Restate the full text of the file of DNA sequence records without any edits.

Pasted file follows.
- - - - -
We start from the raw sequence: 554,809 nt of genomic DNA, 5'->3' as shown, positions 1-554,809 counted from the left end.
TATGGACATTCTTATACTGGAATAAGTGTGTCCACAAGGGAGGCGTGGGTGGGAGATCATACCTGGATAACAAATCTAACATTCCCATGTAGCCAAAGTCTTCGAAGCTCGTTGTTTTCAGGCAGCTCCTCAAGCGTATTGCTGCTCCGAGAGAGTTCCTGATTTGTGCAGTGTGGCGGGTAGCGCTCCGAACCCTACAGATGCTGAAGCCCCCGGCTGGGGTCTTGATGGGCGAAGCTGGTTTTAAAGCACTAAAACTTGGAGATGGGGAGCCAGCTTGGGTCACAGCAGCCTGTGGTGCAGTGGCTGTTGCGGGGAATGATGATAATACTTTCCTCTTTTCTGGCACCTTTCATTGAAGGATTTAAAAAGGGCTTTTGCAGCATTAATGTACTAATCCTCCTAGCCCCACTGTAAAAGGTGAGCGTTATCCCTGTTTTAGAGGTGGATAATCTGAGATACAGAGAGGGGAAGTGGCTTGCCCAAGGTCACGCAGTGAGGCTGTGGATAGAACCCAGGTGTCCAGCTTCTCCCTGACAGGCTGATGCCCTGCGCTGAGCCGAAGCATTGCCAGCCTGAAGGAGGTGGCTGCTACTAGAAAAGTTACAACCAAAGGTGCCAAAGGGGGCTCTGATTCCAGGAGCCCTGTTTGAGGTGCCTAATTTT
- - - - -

We start from the raw sequence: 554,809 nt of genomic DNA, 5'->3' as shown, positions 1-554,809 counted from the left end.
TATGGACATTCTTATACTGGAATAAGTGTGTCCACAAGGGAGGCGTGGGTGGGAGATCATACCTGGATAACAAATCTAACATTCCCATGTAGCCAAAGTCTTCGAAGCTCGTTGTTTTCAGGCAGCTCCTCAAGCGTATTGCTGCTCCGAGAGAGTTCCTGATTTGTGCAGTGTGGCGGGTAGCGCTCCGAACCCTACAGATGCTGAAGCCCCCGGCTGGGGTCTTGATGGGCGAAGCTGGTTTTAAAGCACTAAAACTTGGAGATGGGGAGCCAGCTTGGGTCACAGCAGCCTGTGGTGCAGTGGCTGTTGCGGGGAATGATGATAATACTTTCCTCTTTTCTGGCACCTTTCATTGAAGGATTTAAAAAGGGCTTTTGCAGCATTAATGTACTAATCCTCCTAGCCCCACTGTAAAAGGTGAGCGTTATCCCTGTTTTAGAGGTGGATAATCTGAGATACAGAGAGGGGAAGTGGCTTGCCCAAGGTCACGCAGTGAGGCTGTGGATAGAACCCAGGTGTCCAGCTTCTCCCTGACAGGCTGATGCCCTGCGCTGAGCCGAAGCATTGCCAGCCTGAAGGAGGTGGCTGCTACTAGAAAAGTTACAACCAAAGGTGCCAAAGGGGGCTCTGATTCCAGGAGCCCTGTTTGAGGTGCCTAATTTT